So I think yes, they don't want to play a single-class Fighter, I dunno about your group, but in my many 2E groups, I'd say single-class Fighters were significantly outnumbered by MC Fighters (not that single-class ones were bad - they were good, particularly after Combat & Tactics), so I feel like that's pretty traditional.

The most interesting thing I see, personally, is that the Rune Knight, a UA class which is still playtest content, is about as popular as the Cavalier (a subclass that's been out much longer and is official) and way more popular than the Purple Dragon Knight, which has been out far, far longer and is official.

I wonder what proportion Brute was before they removed it. Higher than PDK I daresay.
 


Minigiant

Legend
Supporter
You say the EK and AA are "non-traditional", but I think they're actually extremely traditional, and just the result of 5E having a multiclassing system that isn't very compatible with a lot of traditional D&D ideas, like the Fighter/Mage. Since D&D was fairly young, loads of people have wanted to play "gishes" and so on - characters who combine arcane magic and fighting. Some pre-AD&D versions had all Elves be that way, as a class, 1E and 2E had multi-classing (which worked really surprisingly well, looking back I'm shocked at how few balance problems it caused), 3E's MC system meant that it ended up having to develop specific classes and PrCs to allow this (because just stacking levels of Fighter and Wizard was pretty rubbish, mechanically). 4E had multiple specific classes which allowed it, including the totally wonderful Swordmage, perhaps the best incarnation of the "Fighter/Mage" in many ways. 5E saw the problem coming, and presumably after deciding to use a 3E-style MC system (booo! pretty sure there was a better one in one of the playtests), put in EK and AA to cover that issue.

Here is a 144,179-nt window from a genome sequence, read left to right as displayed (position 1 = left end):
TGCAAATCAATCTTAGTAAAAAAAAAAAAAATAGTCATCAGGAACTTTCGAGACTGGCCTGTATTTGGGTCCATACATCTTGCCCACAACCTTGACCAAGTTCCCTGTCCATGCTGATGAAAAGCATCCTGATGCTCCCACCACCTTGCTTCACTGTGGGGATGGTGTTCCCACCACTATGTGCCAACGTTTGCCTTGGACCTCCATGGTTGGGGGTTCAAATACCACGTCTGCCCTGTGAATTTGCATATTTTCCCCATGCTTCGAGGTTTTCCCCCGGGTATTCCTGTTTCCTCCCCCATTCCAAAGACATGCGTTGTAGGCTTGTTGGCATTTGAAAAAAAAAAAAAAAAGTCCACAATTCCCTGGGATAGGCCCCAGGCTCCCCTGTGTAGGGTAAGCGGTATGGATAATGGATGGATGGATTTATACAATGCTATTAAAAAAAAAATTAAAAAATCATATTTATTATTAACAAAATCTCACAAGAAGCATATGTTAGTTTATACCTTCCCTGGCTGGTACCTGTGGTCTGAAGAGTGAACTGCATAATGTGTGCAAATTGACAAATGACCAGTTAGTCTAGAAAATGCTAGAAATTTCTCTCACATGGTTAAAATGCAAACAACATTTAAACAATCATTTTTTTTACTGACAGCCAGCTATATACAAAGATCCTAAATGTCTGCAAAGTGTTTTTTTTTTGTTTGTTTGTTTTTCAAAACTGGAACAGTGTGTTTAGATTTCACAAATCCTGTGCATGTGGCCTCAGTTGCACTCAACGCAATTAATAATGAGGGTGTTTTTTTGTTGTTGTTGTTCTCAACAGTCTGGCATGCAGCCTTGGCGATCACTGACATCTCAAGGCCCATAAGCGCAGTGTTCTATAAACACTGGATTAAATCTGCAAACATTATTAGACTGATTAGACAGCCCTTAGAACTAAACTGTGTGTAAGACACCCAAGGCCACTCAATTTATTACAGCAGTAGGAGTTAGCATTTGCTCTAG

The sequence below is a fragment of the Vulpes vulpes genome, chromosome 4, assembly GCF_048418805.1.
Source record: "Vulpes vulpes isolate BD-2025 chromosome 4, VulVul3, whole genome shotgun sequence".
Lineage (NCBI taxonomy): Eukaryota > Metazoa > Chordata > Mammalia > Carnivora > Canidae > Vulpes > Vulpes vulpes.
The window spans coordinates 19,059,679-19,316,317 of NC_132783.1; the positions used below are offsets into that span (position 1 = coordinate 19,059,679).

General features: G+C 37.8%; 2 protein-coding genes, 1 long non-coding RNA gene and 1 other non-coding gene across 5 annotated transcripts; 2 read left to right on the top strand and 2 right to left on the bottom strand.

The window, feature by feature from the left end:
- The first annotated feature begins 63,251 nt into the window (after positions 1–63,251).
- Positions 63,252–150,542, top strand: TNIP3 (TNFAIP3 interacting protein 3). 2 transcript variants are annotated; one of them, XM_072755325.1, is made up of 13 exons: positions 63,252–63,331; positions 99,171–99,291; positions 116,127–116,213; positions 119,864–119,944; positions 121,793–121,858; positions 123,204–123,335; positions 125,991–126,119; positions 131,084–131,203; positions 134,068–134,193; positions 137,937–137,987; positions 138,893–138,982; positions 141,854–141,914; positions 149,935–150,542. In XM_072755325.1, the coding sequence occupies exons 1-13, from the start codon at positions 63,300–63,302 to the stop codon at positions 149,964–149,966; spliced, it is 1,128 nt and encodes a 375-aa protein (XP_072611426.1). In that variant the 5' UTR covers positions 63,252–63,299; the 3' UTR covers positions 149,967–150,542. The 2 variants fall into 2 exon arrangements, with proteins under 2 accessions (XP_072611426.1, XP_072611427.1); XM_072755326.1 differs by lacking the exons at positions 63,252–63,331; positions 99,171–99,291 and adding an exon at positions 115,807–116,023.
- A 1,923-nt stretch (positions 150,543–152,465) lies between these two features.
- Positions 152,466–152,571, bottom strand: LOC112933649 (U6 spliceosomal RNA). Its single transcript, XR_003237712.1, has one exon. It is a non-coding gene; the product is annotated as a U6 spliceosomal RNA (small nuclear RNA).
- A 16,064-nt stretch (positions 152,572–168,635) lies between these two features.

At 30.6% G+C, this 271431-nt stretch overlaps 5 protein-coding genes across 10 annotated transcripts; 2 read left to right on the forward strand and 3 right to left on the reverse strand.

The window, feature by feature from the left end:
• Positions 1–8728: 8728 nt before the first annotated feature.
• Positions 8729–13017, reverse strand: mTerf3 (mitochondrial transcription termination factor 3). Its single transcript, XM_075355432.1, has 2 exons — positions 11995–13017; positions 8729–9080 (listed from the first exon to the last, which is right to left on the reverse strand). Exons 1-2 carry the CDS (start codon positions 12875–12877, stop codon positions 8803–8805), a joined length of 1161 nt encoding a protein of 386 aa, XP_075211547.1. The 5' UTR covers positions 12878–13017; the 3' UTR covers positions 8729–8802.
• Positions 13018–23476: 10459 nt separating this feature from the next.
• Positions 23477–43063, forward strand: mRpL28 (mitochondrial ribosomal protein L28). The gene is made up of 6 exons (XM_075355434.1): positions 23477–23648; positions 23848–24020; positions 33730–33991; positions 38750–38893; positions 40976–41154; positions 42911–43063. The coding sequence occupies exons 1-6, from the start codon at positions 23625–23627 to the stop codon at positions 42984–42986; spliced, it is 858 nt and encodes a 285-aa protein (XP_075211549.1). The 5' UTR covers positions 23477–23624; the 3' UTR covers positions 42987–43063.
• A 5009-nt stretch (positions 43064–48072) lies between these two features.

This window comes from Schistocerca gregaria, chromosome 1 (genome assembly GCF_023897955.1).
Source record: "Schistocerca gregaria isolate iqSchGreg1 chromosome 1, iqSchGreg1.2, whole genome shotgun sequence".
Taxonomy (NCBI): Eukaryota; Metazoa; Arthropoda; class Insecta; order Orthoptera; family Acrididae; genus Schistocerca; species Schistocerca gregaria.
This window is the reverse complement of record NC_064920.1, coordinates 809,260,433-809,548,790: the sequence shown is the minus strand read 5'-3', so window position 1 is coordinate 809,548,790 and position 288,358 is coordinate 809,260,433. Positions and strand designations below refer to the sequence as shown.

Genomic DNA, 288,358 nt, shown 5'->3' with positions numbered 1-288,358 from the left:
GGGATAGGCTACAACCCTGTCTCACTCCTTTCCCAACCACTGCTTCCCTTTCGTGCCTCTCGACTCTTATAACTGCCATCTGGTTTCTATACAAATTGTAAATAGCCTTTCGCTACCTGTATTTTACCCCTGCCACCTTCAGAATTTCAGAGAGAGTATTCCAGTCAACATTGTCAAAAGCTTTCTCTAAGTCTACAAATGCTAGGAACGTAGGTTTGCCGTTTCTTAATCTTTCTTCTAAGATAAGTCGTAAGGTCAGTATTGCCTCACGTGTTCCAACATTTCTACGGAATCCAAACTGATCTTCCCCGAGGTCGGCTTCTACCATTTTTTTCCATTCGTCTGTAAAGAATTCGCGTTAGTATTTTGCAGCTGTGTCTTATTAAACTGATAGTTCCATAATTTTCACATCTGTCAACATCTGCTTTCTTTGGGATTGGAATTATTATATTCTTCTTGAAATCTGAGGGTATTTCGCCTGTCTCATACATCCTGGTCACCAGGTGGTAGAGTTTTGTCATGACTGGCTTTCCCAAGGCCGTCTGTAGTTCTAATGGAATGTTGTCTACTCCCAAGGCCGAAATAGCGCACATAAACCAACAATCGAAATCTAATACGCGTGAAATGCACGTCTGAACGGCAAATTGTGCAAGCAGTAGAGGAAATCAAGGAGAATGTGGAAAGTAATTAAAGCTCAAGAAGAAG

You're probably right. "Traditional" is likely the wrong word. The "EK, AA, Gunslinger &,Samurai" have been passed down.

Maybe "quintessential" or "stereotypical" might be better.

The most interesting thing I see, personally, is that the Rune Knight, a UA class which is still playtest content, is about as popular as the Cavalier (a subclass that's been out much longer and is official) and way more popular than the Purple Dragon Knight, which has been out far, far longer and is official.

The rune knight has been up for free on DNDB whereas the other 2 are in physical and digital books which cost money legally.

The low rank of the two and the high rank of the champion and samurai shows that there is little leeway for error in "simple fighters". Sounds like when people want simple fighters they want specific things. Tweeked or specialized simple fighters are unwanted. The Samurai gives your simple fighter Persuassion without specialization.

I could see PDK and Cav kicked out the top 10 after 2 more books with fighter subclasses.